New or Next Urbanism: The 21st Century Begins

Welcome to this week’s Wednesday Workshop:

Last week the Congress for the New Urbanism held their annual conference online. CNU 28.A Virtual Gathering was scheduled to take place in Minneapolis but was moved online due to Covid-19. The platform afforded industry leaders the opportunity to present fresh ideas in reaction to both the virus and the recent protests occurring that began in Minneapolis and spread across the country.

Many of the presenters at the conference organized their presentations around rethinking the way people will live and work in the future. As employers become more flexible with allowing employees to work remotely, residents of denser cities may choose to relocate to smaller communities for safety reasons and to take advantage of small town amenities. In addition to the Covid reaction, climate change will drive others to seek new housing opportunities. Groveland is well positioned to attract this type of citizen with its ideal inland location, weather, and natural charm.

Andres Duany, a founder of New Urbanism and thought leader provocateur, offered his perspectives on impacts to the built environment in his session COVID and the Crisis of New Urbanism. Mr. Duany envisions a future where many of the tenets of New Urbanism may no longer be applicable in today’s environment. He believes our future will be defined by economic and social instability due to unemployment and increased poverty. Many doctrines such as higher densities, public transit, “third places”, and the availability of capital funds for infrastructure projects are threatened and must be reconsidered. He mentioned Starbucks’ recent announcement of transitioning many of their existing outlets to drive-thru only with plans to build more of this model. Mr. Duany believes a fear of strangers will be normalized and that social circles will shrink to a few trusted individuals. See the Image Gallery for a chart depicting how security is considered at various scales ranging from the individual house to the municipality.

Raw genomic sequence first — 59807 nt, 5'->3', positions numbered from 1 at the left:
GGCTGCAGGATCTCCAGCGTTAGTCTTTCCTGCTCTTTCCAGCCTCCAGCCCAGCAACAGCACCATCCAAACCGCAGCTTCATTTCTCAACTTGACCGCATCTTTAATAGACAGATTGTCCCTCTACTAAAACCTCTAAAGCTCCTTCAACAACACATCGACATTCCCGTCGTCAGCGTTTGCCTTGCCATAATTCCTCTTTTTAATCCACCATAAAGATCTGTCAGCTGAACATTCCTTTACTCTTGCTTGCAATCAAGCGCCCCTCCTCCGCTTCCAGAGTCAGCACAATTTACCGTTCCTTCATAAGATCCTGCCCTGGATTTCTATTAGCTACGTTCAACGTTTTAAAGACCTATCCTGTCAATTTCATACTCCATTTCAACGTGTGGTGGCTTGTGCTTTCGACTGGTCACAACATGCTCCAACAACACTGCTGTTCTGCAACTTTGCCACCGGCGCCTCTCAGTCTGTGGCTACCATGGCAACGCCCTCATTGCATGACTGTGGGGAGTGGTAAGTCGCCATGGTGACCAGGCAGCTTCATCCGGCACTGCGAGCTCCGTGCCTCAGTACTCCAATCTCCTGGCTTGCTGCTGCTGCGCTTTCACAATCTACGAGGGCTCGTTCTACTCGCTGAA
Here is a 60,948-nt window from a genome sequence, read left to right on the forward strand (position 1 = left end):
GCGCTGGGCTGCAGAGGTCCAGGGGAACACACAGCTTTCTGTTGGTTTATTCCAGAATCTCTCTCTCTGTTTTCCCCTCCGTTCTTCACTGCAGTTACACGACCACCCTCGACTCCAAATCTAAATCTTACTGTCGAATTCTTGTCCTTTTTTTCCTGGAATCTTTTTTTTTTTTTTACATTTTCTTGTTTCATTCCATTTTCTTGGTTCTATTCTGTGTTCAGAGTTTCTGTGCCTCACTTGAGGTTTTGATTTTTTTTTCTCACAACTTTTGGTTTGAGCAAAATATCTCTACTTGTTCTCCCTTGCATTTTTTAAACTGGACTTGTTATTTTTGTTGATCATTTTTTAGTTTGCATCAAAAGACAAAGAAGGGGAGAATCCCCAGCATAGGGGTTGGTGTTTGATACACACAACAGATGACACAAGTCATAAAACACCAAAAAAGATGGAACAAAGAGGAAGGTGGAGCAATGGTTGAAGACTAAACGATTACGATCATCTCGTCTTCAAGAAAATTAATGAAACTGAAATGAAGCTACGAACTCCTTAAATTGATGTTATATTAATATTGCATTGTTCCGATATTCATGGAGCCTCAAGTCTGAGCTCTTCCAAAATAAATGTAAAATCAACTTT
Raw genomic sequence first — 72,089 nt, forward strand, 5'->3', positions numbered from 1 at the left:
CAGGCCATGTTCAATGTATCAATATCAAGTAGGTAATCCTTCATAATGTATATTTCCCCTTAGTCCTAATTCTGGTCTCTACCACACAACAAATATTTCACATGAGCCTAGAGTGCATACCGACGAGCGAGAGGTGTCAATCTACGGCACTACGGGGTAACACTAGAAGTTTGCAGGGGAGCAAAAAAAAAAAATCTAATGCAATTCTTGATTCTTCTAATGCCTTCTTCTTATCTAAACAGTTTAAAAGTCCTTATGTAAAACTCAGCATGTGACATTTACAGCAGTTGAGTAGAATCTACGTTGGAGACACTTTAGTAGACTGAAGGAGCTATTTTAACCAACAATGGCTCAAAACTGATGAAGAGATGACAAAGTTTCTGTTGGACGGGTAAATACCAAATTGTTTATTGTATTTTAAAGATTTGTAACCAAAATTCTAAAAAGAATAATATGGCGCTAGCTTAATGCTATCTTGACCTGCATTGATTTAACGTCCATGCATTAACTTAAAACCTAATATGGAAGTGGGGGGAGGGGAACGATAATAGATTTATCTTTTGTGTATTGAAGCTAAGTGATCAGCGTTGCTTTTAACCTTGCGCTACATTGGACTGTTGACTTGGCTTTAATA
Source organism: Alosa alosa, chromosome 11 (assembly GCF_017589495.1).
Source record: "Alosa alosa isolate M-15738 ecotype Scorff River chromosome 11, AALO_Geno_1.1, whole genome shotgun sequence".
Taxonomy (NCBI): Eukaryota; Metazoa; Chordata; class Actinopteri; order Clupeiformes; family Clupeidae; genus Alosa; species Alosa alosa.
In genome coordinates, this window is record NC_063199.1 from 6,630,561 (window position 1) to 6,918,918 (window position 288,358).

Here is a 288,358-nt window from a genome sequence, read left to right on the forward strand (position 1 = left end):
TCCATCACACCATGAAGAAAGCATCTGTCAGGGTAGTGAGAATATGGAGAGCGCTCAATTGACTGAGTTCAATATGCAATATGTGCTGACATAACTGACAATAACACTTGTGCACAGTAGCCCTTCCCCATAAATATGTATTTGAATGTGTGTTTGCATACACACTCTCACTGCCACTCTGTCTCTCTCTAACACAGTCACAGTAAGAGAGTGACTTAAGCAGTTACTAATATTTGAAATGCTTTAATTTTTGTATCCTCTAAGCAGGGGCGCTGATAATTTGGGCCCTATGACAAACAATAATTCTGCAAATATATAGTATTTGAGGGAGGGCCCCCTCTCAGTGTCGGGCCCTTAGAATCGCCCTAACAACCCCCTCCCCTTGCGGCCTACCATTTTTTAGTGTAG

Mr. Duany envisions transformed streetscapes as there are no longer storefronts or offices on the ground floor of mixed use buildings. Instead the streetscape is more fortified with concrete lined parking facilities and residential units on the second floor and above, safe from the activity in the street. Alleys may be widened to accommodate enhanced recreation for children. Another opportunity is to include workspaces above garages that front the alleys.

Commercial buildings will feature significantly less retail space as the world continues to shift to delivery based shopping options. Dunay believes in the next decade the majority of real estate development opportunities will be in the collapse of the retail sector and the opportunities these parcels present.

At the residential scale Mr. Duany foresees radical changes to the design of homes. He believes many families will choose to live in compounds that accommodate multiple generations or small social groups. These larger homes include delivery areas for packages to be decontaminated, storage areas for stockpiles of provisions, solar panels to help bridge brownouts, and deep balconies for safe time outdoors.

Duany suggests the entire footprint of the home must be rethought to accommodate new uses and efficiencies. Front porches may no longer be safe. Garages offer opportunities for conversion to home workspace. Mother-in-law units can no longer be thought of as small secondary spaces - in order to retain quality live-in health care, it will be critical to have a well-designed space to compete for the best caregivers.

New Urbanists have long championed well-designed tiny homes after their success in the post-Hurricane Katrina coastal communities. Duany posits that home mobility will become more popular and necessary, and that tiny house communities offer the unique ability to move residences away from dangerous areas quickly.

Mr. Duany’s ideas have relevance and reflect his understanding of a changing world. He has spent his career studying cities across the globe and draws on his experience to consider many of these themes. Some are certainly provocative, but it is clear the impacts of Covid-19 will change the way many people live, work, and play. The new building types included with the rewritten Land Development Code will reflect some of these emerging trends in New Urbanist design as Groveland grows toward a more sustainable and resilient future.

The Image Gallery contains four slides from Andres Duany’s presentation on Saturday, June 13th. Some of the images are slightly blurred due to screen sharing limitations.

Thanks for visiting, and tune in next week for another Wednesday Workshop report!